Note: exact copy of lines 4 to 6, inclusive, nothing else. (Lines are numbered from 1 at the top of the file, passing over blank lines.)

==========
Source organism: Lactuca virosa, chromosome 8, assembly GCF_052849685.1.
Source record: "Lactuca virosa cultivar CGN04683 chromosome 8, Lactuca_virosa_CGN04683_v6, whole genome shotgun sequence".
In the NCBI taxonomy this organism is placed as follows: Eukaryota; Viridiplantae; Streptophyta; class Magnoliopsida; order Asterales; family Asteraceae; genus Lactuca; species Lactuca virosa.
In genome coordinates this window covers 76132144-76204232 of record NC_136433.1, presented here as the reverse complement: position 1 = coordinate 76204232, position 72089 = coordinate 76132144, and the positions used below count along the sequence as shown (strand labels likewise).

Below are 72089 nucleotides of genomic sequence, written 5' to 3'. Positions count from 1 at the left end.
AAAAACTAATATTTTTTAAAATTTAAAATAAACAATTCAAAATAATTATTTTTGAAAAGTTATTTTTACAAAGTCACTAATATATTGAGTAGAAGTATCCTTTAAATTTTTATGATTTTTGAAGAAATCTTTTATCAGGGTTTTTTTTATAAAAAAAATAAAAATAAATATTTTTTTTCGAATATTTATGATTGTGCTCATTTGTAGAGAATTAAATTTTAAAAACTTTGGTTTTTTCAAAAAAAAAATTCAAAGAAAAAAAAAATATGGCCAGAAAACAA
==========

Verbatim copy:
In genome coordinates this window covers 76132144-76204232 of record NC_136433.1, presented here as the reverse complement: position 1 = coordinate 76204232, position 72089 = coordinate 76132144, and the positions used below count along the sequence as shown (strand labels likewise).

Below are 72089 nucleotides of genomic sequence, written 5' to 3'. Positions count from 1 at the left end.
AAAAACTAATATTTTTTAAAATTTAAAATAAACAATTCAAAATAATTATTTTTGAAAAGTTATTTTTACAAAGTCACTAATATATTGAGTAGAAGTATCCTTTAAATTTTTATGATTTTTGAAGAAATCTTTTATCAGGGTTTTTTTTATAAAAAAAATAAAAATAAATATTTTTTTTCGAATATTTATGATTGTGCTCATTTGTAGAGAATTAAATTTTAAAAACTTTGGTTTTTTCAAAAAAAAAATTCAAAGAAAAAAAAAATATGGCCAGAAAACAA